1. A conflict of interest can exist even if the physician is confident that their professional judgment is not actually being influenced by the conflicting interest or relationship.

2. For more information, please see the College’s accompanying Advice to the Profession: Physicians’ Relationships with Industry: Practice, Education and Research.

3. Key evidence from the literature can be found in the following articles:

  • Katz, Dana, Caplan, Arthur, & Merz, Jon. (2003, June 1). All Gifts Large and Small: Toward an Understanding of Pharmaceutical Gift Giving. University of Pennsylvania Scholarly Commons – Center for Bioethics Papers.
  • Fugh-Berman, A, & Ahari, S. Following the Script: How Drug Reps Make Friends and Influence Doctors. (2007). PLoS Med. 4(4), e150.
  • Spurling, GK, et al. Information from Pharmaceutical Companies and the Quality, Quantity, and Cost of Physicians’ Prescribing: A Systematic Review. (2010). PLoS Med. 7(10), e1000352.

4. Physicians are reminded that it is an act of professional misconduct to receive a benefit from a supplier contrary to s. 16(a) of O. Reg. 114/94 under the Medicine Act, 1991.

5. Limited exceptions are set out in the Physician Treatment of Self, Family Members, or Others Close to Them policy.

6. Payments may include reimbursements for reasonable travel, lodging, and meal expenses.

7. Payments may include reimbursements for reasonable travel, lodging, and meal expenses.

8. Example of such an event: “industry dinner”.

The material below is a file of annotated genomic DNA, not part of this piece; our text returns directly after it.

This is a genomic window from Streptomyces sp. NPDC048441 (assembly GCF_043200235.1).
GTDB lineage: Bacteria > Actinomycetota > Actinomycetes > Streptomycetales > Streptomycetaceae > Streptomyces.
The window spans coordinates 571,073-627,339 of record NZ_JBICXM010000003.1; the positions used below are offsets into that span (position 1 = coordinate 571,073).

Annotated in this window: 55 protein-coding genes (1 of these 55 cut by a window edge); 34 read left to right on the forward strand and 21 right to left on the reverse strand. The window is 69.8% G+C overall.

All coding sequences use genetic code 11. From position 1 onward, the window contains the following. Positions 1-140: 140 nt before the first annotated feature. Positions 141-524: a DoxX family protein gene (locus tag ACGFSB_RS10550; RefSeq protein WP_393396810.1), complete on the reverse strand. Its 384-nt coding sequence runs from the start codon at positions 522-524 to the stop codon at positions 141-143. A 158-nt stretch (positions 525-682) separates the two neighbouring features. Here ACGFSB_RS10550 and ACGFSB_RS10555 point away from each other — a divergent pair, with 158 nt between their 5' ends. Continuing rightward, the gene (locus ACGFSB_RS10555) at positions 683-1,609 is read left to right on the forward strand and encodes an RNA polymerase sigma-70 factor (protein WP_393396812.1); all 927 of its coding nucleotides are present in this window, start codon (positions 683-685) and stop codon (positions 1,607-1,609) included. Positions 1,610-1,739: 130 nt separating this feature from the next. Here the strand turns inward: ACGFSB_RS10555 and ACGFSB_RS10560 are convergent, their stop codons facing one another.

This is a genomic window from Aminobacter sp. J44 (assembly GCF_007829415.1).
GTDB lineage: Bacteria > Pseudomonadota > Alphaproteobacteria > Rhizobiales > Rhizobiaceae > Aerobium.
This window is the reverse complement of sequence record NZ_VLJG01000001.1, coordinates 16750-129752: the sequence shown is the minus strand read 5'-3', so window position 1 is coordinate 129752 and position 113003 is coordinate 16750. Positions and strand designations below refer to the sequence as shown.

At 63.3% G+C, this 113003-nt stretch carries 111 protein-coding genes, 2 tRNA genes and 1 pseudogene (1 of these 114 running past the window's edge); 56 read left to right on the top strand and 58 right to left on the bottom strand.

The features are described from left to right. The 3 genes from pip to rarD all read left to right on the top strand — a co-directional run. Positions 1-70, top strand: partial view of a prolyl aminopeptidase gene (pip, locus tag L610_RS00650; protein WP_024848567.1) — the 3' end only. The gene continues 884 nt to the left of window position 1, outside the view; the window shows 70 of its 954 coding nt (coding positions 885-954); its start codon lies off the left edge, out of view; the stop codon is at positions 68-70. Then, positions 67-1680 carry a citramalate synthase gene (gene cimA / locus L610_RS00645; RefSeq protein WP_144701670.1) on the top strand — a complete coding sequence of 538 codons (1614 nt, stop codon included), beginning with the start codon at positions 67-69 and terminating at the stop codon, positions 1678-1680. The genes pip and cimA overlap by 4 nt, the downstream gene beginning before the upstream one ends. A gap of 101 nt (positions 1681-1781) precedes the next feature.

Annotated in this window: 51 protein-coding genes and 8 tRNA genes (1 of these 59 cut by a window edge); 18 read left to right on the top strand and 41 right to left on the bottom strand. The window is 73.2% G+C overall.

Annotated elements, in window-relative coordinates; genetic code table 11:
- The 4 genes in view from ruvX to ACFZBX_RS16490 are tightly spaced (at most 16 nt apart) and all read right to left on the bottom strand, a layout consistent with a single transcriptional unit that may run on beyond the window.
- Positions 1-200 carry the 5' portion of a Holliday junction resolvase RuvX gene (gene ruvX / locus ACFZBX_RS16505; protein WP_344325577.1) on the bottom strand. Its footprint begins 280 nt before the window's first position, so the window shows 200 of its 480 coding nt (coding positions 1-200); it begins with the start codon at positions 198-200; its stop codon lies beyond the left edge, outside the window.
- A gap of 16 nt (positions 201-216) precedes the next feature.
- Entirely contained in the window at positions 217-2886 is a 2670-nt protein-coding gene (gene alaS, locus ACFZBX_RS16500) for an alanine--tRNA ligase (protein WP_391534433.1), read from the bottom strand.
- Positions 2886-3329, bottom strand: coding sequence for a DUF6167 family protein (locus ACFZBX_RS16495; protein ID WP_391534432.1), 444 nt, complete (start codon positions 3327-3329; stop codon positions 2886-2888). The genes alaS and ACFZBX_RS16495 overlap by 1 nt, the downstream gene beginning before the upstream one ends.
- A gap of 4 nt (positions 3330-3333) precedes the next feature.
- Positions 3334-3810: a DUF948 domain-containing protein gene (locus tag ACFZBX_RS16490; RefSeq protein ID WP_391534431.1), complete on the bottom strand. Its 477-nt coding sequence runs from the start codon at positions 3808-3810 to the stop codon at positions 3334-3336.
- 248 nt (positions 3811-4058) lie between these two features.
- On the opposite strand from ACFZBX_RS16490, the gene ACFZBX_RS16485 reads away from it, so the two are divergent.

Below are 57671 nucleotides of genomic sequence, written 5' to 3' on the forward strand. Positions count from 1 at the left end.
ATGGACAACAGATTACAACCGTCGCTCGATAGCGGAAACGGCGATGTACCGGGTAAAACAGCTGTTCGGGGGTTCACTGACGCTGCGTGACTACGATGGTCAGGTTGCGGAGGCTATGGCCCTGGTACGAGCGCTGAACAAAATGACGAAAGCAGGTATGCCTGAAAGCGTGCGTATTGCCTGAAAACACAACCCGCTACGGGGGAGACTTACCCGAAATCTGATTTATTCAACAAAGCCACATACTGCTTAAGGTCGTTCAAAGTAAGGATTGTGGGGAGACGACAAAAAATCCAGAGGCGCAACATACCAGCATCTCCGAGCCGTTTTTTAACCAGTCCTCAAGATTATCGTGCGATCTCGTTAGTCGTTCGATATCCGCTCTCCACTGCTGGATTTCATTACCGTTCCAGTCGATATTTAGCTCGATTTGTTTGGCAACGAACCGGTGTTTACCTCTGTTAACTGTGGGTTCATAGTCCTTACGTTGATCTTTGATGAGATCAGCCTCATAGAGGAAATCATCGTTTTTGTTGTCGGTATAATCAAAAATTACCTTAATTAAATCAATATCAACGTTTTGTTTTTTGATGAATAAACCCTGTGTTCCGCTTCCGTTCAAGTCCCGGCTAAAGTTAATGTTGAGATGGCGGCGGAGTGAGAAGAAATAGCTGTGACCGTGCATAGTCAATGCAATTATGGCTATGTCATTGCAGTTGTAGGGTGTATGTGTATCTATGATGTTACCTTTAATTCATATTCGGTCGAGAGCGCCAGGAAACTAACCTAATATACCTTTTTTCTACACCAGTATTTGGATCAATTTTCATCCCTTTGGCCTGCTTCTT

9. Payments may also include reimbursements for reasonable travel, lodging, and meal expenses.

10. Payments may include reimbursements for reasonable travel, lodging, and meal expenses.

11. Physicians are reminded that it is an act of professional misconduct to receive a benefit from a supplier contrary to s. 16(a) of O. Reg. 114/94 under the Medicine Act, 1991.

12. View the statement here: http://www.pre.ethics.gc.ca/pdf/eng/tcps2/TCPS_2_FINAL_Web.pdf.

13. Physician must adhere to the Tri-Council Policy Statement: Ethic Conduct for Research Involving Humans (TCPS-2) regardless of whether they are receiving funding from one of Canada’s three federal research agencies: the Canadian Institutes of Health Research (CIHR), the Natural Sciences and Engineering Research Council of Canada (NSERC), or the Social Sciences and Humanities Research Council of Canada (SSHRC).

14. For the definition of “personal health information”, see s. 4 of the Personal Health Information Protection Act, 2004, S.O. 2004, c.3, Sched. A (PHIPA).

15. Grant-funded research would be subject to the same privacy and consent requirements as set out in this section, as would marketing and market research. Physicians should be aware that funding agencies may also stipulate requirements with respect to consent and privacy.

16. PHIPA, 2004.

17. S. 37(1)(j) and 37(3) of PHIPA provide that physicians who do not have patient express consent may use their patients’ personal health information only if they comply with the provisions of PHIPA at s. 44(2) – (4) and 44(6)(a) –(f), which require the submission of a research plan for research ethics board approval. Additional requirements for research plans are set out in s. 16 of the Ontario Regulation 329/04 under PHIPA. Similar obligations apply to the collection of patient personal health information for research purposes, as set out in s. 29(a) and s. 36(1) (a) and (d) of PHIPA.

18. S. 30 (1) and (2) of PHIPA.

19. Halushka v. University of Saskatchewan (1965), 53 D.L.R. (2d) 436 (Sask. C.A.) Weiss v. Solomon (1998), 48 C.C.L.T. 280 (Qc. Sup. Ct.).

20. Informing patients of the “nature” of the benefit involves disclosing the type of benefit that may be received. It also includes disclosing the amount of any compensation the physician will receive.

21. The criteria for authorship that must be met are those set out by the International Committee of Medical Journal Editors (http://www.icmje.org/).